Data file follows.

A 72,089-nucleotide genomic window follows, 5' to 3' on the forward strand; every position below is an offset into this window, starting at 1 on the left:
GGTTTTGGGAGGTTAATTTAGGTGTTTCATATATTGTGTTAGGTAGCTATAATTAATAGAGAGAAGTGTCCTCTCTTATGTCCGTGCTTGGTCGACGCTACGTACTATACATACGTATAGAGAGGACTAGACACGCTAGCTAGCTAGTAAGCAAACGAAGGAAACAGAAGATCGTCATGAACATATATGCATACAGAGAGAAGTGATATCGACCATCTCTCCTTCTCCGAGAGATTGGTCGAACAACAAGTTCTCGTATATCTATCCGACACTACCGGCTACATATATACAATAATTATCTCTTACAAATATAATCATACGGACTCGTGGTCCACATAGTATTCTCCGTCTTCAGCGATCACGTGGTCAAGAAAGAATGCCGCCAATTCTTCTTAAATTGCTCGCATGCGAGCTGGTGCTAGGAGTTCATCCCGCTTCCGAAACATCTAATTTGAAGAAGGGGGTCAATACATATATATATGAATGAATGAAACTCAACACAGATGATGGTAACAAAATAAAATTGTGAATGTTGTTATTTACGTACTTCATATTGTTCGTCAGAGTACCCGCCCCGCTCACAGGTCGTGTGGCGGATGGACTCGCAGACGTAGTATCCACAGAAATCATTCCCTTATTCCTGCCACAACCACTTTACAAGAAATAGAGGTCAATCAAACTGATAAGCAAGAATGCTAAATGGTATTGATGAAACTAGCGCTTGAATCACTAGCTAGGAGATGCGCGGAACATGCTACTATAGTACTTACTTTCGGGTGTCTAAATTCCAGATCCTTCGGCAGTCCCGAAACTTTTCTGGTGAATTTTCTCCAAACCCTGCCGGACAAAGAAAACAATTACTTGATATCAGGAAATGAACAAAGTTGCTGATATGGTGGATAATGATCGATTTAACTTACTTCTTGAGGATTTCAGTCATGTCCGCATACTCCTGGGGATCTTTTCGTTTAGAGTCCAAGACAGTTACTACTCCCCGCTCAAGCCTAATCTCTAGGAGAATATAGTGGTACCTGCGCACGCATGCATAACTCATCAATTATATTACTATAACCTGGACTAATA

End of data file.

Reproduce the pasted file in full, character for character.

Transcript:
A 72,089-nucleotide genomic window follows, 5' to 3' on the forward strand; every position below is an offset into this window, starting at 1 on the left:
GGTTTTGGGAGGTTAATTTAGGTGTTTCATATATTGTGTTAGGTAGCTATAATTAATAGAGAGAAGTGTCCTCTCTTATGTCCGTGCTTGGTCGACGCTACGTACTATACATACGTATAGAGAGGACTAGACACGCTAGCTAGCTAGTAAGCAAACGAAGGAAACAGAAGATCGTCATGAACATATATGCATACAGAGAGAAGTGATATCGACCATCTCTCCTTCTCCGAGAGATTGGTCGAACAACAAGTTCTCGTATATCTATCCGACACTACCGGCTACATATATACAATAATTATCTCTTACAAATATAATCATACGGACTCGTGGTCCACATAGTATTCTCCGTCTTCAGCGATCACGTGGTCAAGAAAGAATGCCGCCAATTCTTCTTAAATTGCTCGCATGCGAGCTGGTGCTAGGAGTTCATCCCGCTTCCGAAACATCTAATTTGAAGAAGGGGGTCAATACATATATATATGAATGAATGAAACTCAACACAGATGATGGTAACAAAATAAAATTGTGAATGTTGTTATTTACGTACTTCATATTGTTCGTCAGAGTACCCGCCCCGCTCACAGGTCGTGTGGCGGATGGACTCGCAGACGTAGTATCCACAGAAATCATTCCCTTATTCCTGCCACAACCACTTTACAAGAAATAGAGGTCAATCAAACTGATAAGCAAGAATGCTAAATGGTATTGATGAAACTAGCGCTTGAATCACTAGCTAGGAGATGCGCGGAACATGCTACTATAGTACTTACTTTCGGGTGTCTAAATTCCAGATCCTTCGGCAGTCCCGAAACTTTTCTGGTGAATTTTCTCCAAACCCTGCCGGACAAAGAAAACAATTACTTGATATCAGGAAATGAACAAAGTTGCTGATATGGTGGATAATGATCGATTTAACTTACTTCTTGAGGATTTCAGTCATGTCCGCATACTCCTGGGGATCTTTTCGTTTAGAGTCCAAGACAGTTACTACTCCCCGCTCAAGCCTAATCTCTAGGAGAATATAGTGGTACCTGCGCACGCATGCATAACTCATCAATTATATTACTATAACCTGGACTAATA